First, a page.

The Centre for the Study of the Legacies of British Slavery has been established at UCL with the generous support of the Hutchins Center at Harvard. The Centre builds on two earlier projects based at UCL tracing the impact of slave-ownership on the formation of modern Britain: the ESRC-funded Legacies of British Slave-ownership project (2009-2012), and the ESRC and AHRC-funded Structure and significance of British Caribbean slave-ownership 1763-1833 (2013-2015).
Colonial slavery shaped modern Britain and we all still live with its legacies. The slave-owners were one very important means by which the fruits of slavery were transmitted to metropolitan Britain. We believe that research and analysis of this group are key to understanding the extent and the limits of slavery's role in shaping British history and leaving lasting legacies that reach into the present. We are now moving in the direction of more focused research on the lives of enslaved people in the Caribbean. This is a natural development from our work on slave-owners and estates and an exciting demonstration of our commitment to the study of the multiple legacies of slavery in the British imperial world. With growth comes necessary change. One we are most pleased to make is to our name, which we changed in May 2021 to the Centre for the Study of the Legacies of British Slavery. We also have a new logo. This name change incorporates the work we have done and charts a way forward for our new phase of research and activities on slavery and its legacies in Britain and the Caribbean.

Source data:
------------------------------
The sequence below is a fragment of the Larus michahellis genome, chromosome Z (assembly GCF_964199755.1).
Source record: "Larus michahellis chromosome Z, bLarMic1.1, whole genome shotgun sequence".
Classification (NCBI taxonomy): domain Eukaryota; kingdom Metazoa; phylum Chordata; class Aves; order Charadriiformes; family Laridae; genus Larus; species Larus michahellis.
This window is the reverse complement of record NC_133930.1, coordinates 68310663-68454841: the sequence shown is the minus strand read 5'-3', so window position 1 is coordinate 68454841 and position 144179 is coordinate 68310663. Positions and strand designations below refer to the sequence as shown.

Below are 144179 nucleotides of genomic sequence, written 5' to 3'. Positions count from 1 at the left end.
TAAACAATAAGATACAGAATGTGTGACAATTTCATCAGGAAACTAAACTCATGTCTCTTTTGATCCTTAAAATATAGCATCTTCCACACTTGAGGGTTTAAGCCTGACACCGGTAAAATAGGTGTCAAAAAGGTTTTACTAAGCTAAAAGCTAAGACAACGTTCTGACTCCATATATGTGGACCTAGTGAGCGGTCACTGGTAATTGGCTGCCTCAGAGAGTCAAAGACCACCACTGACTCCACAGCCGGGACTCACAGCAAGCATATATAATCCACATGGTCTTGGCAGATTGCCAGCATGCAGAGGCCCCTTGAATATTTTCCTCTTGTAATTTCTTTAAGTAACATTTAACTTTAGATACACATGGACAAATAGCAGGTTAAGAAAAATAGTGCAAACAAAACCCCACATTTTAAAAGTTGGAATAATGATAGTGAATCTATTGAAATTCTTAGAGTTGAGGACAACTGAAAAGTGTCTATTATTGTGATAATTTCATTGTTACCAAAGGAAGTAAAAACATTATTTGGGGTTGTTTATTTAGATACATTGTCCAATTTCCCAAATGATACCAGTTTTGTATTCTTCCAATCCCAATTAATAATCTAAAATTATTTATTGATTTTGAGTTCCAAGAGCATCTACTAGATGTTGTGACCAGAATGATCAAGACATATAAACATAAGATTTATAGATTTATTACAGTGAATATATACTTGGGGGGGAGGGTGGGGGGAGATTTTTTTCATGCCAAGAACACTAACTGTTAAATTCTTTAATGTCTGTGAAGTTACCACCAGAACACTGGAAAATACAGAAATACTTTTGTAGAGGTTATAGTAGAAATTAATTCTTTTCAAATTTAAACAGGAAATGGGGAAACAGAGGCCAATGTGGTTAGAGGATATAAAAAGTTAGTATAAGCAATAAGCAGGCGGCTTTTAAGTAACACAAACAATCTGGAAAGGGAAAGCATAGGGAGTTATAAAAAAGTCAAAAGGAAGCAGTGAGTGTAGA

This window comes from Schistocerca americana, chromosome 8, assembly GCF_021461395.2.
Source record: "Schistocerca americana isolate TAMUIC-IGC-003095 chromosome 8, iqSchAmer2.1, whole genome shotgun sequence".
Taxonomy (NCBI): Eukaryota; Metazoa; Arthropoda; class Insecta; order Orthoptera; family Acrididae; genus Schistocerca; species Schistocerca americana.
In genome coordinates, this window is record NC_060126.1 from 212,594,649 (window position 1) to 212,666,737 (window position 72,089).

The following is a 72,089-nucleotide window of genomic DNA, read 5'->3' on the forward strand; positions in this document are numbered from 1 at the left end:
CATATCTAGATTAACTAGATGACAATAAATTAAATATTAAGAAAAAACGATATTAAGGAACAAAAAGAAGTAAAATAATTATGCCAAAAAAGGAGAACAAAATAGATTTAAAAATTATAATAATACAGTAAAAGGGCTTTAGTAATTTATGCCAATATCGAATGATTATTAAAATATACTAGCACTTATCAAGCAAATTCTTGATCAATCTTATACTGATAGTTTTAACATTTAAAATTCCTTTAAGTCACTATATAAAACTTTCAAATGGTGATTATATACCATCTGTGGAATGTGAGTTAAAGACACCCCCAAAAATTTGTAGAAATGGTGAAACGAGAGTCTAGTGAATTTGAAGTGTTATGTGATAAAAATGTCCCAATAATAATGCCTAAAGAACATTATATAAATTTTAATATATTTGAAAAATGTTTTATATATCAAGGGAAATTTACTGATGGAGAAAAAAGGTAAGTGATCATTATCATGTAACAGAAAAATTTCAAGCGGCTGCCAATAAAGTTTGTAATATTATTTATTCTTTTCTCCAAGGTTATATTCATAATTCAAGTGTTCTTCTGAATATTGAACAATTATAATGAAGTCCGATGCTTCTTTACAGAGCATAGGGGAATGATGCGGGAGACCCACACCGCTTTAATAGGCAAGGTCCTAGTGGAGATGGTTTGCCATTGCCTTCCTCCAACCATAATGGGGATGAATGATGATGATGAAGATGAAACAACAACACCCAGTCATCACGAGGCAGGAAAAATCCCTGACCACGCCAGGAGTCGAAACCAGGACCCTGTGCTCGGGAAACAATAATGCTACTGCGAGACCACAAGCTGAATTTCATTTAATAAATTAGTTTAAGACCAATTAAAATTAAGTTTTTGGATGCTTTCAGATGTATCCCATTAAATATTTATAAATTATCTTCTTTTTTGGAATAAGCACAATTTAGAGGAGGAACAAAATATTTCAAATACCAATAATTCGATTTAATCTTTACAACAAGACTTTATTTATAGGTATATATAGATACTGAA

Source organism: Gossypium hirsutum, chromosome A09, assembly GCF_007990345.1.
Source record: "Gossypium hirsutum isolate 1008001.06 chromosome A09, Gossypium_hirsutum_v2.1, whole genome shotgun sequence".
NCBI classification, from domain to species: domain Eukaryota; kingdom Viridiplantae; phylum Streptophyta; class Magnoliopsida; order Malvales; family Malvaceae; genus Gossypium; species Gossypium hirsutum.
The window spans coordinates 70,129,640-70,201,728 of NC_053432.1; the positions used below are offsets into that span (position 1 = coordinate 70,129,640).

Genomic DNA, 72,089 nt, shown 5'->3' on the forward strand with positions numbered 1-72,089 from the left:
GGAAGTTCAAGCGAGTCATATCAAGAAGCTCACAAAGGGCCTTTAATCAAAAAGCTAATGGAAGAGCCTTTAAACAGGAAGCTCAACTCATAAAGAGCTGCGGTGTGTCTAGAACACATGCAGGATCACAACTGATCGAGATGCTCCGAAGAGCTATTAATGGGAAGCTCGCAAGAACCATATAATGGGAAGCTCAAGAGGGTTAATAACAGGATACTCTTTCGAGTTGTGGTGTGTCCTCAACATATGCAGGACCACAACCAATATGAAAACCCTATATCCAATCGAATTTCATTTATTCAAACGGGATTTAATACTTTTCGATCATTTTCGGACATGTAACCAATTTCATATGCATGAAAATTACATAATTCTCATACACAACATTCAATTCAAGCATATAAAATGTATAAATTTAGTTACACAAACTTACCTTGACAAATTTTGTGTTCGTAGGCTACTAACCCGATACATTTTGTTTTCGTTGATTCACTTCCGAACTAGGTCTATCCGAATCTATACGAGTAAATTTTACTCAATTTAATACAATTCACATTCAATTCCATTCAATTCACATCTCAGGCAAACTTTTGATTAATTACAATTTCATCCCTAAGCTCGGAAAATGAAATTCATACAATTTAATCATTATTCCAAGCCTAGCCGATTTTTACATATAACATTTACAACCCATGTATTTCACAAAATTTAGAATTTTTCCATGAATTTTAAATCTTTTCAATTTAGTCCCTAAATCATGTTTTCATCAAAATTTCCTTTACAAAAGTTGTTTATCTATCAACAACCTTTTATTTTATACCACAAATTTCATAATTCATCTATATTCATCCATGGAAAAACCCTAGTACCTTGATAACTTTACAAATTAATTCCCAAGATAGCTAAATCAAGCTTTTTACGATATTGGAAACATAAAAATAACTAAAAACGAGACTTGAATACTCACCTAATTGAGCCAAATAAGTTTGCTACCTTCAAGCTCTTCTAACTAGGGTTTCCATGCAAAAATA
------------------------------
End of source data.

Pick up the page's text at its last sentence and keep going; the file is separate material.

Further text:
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In Legacies of British Slave-ownership. Colonial Slavery and the Formation of Victorian Britain, published by Cambridge University Press, we re-examine the relationship between Britain and colonial slavery in a crucial period in the birth of modern Britain.
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